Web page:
Pacific Waterleaf, Hydrophyllum tenuipes
Hydrophyllaceae – Waterleaf family
The generic name is the Latin version of “water” (“hydro”) and “leaf” (“phylum”), and may refer to the moist conditions required by some species or to the wetness of the stems when broken. The specific name in Latin means “thin” (“tenuis”) and “foot” (“pes”), perhaps referring to the tall and erect growth of Pacific waterleaf compared to other species in this genus.
The sharply divided palmate leaves arise from rhizomes in spring. In favorable moist woodland areas, waterleaf can grow up to three feet high and may blanket the forest floor. The stems, foliage, and sepals have thin, protective bristles. The flowers occur in clusters and have whitish petals. The stamens of this genus extend noticeably beyond the petals and give the flower heads a bristly appearance. By summer’s drought, the light green luxuriant blanket of waterleaf foliage has withered away, only to reappear the following spring. At least one Native group used the root for food. Woods nemophila (Nemophila parviflora) is a diminutive member of the waterleaf family, an annual herb with small whitish flowers and creeping stems, inconspicuous on the forest floor (5-81).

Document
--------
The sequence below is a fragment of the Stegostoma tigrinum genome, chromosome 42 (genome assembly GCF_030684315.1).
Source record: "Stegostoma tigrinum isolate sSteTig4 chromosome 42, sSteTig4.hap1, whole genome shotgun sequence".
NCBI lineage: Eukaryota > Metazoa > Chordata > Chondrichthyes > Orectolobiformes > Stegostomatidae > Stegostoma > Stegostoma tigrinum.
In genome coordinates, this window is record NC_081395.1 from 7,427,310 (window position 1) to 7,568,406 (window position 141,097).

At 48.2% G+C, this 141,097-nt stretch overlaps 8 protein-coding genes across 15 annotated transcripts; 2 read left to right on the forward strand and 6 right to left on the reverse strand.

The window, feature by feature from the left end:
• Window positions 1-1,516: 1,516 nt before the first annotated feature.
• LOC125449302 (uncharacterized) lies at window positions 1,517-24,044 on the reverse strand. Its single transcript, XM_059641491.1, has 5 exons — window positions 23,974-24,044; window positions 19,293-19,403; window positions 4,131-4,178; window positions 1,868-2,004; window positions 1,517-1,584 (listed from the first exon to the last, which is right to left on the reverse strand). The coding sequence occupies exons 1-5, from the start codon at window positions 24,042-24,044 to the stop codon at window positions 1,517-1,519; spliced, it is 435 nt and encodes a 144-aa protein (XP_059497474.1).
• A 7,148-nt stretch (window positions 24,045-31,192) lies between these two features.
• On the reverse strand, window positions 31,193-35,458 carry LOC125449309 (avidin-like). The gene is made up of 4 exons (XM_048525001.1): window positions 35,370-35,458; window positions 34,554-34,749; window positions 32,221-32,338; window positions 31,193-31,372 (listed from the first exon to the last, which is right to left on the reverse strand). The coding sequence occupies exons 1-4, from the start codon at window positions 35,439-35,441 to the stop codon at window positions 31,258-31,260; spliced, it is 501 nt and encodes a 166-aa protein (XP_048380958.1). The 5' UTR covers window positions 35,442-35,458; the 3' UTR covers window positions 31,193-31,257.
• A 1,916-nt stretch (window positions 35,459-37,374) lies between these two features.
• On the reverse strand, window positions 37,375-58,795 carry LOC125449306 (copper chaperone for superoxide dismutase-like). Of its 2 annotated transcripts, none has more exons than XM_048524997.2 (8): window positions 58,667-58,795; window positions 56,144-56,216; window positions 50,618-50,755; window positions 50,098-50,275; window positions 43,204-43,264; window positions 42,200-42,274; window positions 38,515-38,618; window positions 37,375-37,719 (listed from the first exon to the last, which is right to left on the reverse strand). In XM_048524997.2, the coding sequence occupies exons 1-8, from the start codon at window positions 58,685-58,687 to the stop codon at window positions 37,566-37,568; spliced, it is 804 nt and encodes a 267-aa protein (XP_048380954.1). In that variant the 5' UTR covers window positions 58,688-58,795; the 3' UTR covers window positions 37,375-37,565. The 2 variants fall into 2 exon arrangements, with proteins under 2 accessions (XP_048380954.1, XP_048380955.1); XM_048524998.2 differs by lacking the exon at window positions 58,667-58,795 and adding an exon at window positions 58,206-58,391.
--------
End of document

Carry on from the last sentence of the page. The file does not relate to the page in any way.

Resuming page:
Information courtesy of “The View From Springbrook Park; an Illustrated Natural History” by Ed Chinn.
Photos taken by Laura Tanz
Sponsored by Friends of Springbrook Park; Lake Oswego, OR